Benzonatate overdose associated with seizures and arrhythmias.
Author(s): Crouch BI, Knick KA, Crouch DJ, Matsumura KS, Rollins DE
Affiliation(s): University of Utah, Salt Lake City, USA. firstname.lastname@example.org
Publication date & source: 1998, J Toxicol Clin Toxicol., 36(7):713-8.
Publication type: Case Reports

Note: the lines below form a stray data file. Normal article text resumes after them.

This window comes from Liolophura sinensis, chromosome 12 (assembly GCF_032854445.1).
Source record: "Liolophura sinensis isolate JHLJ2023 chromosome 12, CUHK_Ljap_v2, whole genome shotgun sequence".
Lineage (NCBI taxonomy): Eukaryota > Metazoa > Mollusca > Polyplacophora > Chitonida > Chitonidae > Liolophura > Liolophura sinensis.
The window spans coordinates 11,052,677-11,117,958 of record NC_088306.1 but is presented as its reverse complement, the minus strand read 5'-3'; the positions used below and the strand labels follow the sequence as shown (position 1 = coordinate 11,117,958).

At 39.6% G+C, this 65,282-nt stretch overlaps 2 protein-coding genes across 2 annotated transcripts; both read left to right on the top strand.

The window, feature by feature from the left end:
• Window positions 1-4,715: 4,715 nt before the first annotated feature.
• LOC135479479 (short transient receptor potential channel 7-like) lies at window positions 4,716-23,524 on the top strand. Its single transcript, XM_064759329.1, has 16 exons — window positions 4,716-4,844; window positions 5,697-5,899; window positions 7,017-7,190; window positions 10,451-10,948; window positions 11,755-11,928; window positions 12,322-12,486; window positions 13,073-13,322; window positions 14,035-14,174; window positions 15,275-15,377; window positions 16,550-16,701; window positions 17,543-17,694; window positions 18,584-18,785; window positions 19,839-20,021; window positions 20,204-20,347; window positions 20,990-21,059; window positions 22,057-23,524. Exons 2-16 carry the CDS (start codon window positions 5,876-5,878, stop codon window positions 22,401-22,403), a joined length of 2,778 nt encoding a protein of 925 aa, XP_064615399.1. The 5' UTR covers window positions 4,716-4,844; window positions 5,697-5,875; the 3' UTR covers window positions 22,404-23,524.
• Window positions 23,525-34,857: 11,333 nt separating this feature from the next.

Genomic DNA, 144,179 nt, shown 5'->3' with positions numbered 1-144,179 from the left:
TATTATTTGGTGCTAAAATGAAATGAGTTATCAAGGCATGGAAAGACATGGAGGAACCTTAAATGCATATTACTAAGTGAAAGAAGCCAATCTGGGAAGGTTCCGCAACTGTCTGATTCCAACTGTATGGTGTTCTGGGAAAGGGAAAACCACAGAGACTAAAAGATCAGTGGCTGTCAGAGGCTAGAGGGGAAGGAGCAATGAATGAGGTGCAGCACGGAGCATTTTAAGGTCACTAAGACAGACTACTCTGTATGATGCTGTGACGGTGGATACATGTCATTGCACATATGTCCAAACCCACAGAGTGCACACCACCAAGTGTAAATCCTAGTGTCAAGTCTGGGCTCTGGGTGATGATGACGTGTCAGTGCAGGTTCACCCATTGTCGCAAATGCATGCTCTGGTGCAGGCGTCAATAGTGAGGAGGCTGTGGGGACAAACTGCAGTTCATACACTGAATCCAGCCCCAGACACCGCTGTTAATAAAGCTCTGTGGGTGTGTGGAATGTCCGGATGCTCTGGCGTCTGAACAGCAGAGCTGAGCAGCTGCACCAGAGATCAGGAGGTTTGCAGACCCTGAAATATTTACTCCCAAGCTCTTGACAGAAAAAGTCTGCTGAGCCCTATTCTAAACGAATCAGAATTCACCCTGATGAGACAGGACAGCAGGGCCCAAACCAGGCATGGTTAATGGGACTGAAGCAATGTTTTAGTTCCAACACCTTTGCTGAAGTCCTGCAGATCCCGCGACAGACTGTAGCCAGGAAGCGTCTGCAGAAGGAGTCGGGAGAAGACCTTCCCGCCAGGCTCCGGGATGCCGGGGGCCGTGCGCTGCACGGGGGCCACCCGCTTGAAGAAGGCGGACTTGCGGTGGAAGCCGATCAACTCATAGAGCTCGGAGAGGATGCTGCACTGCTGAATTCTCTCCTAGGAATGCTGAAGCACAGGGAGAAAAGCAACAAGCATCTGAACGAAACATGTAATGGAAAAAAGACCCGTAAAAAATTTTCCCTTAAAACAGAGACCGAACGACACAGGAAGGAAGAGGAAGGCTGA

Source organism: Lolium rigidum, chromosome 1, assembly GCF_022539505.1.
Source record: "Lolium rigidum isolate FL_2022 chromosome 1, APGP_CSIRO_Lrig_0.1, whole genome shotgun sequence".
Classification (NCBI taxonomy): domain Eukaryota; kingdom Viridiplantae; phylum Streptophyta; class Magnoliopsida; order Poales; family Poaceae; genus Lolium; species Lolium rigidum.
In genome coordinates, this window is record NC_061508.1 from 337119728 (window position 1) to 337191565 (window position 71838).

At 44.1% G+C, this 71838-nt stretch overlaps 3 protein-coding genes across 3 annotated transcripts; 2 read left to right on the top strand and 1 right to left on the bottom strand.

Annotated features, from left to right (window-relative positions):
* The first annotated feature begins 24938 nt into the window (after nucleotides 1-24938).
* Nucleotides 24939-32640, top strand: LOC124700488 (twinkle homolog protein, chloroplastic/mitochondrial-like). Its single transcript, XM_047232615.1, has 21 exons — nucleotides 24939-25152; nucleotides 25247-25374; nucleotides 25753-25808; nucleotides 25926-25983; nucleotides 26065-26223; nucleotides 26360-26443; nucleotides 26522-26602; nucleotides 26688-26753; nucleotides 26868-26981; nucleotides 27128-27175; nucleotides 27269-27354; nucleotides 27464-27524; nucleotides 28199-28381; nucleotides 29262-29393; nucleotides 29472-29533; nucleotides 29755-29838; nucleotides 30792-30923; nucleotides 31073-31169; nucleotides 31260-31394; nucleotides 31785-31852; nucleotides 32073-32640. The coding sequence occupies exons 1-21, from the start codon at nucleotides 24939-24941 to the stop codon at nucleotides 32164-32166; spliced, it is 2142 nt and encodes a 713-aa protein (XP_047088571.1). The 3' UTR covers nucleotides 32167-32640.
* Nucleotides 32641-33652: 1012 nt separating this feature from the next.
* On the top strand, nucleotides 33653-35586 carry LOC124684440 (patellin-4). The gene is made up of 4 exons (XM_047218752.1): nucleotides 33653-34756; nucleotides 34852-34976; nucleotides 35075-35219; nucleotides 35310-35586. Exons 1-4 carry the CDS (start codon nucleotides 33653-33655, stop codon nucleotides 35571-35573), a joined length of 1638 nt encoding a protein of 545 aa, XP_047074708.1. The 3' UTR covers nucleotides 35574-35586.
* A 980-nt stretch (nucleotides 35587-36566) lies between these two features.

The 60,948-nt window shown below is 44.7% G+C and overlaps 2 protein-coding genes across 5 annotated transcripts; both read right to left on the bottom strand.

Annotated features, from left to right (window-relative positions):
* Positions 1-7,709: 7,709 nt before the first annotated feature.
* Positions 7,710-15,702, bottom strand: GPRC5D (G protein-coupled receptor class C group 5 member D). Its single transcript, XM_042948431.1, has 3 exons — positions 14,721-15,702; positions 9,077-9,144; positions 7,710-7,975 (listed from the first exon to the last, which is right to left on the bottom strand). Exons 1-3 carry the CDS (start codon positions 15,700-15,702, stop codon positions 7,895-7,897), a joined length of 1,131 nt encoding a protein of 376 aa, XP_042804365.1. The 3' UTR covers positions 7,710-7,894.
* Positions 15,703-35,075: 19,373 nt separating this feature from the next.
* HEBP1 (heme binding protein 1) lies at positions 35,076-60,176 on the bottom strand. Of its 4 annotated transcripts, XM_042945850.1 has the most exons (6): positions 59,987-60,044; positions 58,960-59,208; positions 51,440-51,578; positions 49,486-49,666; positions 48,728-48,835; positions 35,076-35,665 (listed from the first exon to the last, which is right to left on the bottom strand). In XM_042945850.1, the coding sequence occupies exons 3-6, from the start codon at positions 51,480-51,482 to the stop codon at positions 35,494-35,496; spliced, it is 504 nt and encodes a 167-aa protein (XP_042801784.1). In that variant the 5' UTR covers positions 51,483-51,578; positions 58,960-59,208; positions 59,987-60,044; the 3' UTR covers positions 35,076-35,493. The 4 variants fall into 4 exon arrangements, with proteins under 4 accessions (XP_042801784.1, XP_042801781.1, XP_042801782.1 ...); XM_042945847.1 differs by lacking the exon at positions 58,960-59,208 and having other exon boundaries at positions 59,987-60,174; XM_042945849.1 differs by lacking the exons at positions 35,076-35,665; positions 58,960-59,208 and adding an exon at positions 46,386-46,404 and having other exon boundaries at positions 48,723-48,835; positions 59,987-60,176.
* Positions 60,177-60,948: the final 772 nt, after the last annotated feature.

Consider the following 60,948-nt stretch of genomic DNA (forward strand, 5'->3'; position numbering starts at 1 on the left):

BACKGROUND: Benzonatate is an antitussive with a unique chemical structure. It can contain as many as 8 structural analogs. Therefore, laboratory analysis of benzonatate is difficult. We report 2 cases of benzonatate poisoning with seizures and cardiac arrest and an analytical method to identify and quantify benzonatate in human plasma. CASE REPORTS: Case 1: A 12-month-old male presented to the emergency department of a rural hospital following ingestion of an unknown amount of benzonatate. Upon arrival, the child was seizing and in full cardiac arrest. Resuscitative measures were unsuccessful and the child died shortly after arriving at the emergency department. Case 2: A 39-year-old male ingested 36 benzonatate capsules in a suicide attempt. Enroute to the health care facility, the patient experienced a seizure, had a cardiac arrest, and was cardioverted. Upon arrival at the emergency department, the patient was acidotic with a pH of 6.8. Gastric lavage was performed followed by the administration of activated charcoal. Six hours after arrival at the emergency department, the patient was alert, oriented, and hemodynamically stable. The patient was observed for 24 hours and subsequently discharged. Laboratory confirmation of benzonatate in the plasma of the patient was performed using high-pressure liquid chromatography with tandem mass spectrometry (MS/MS). The benzonatate concentration was estimated to be 2.5 micrograms/mL. CONCLUSION: Seizures and cardiac arrest are possible following an acute ingestion. Quantitative analysis of benzonatate is possible using high-pressure liquid chromatography with tandem mass spectrometry. Routine analysis for benzonatate is not common.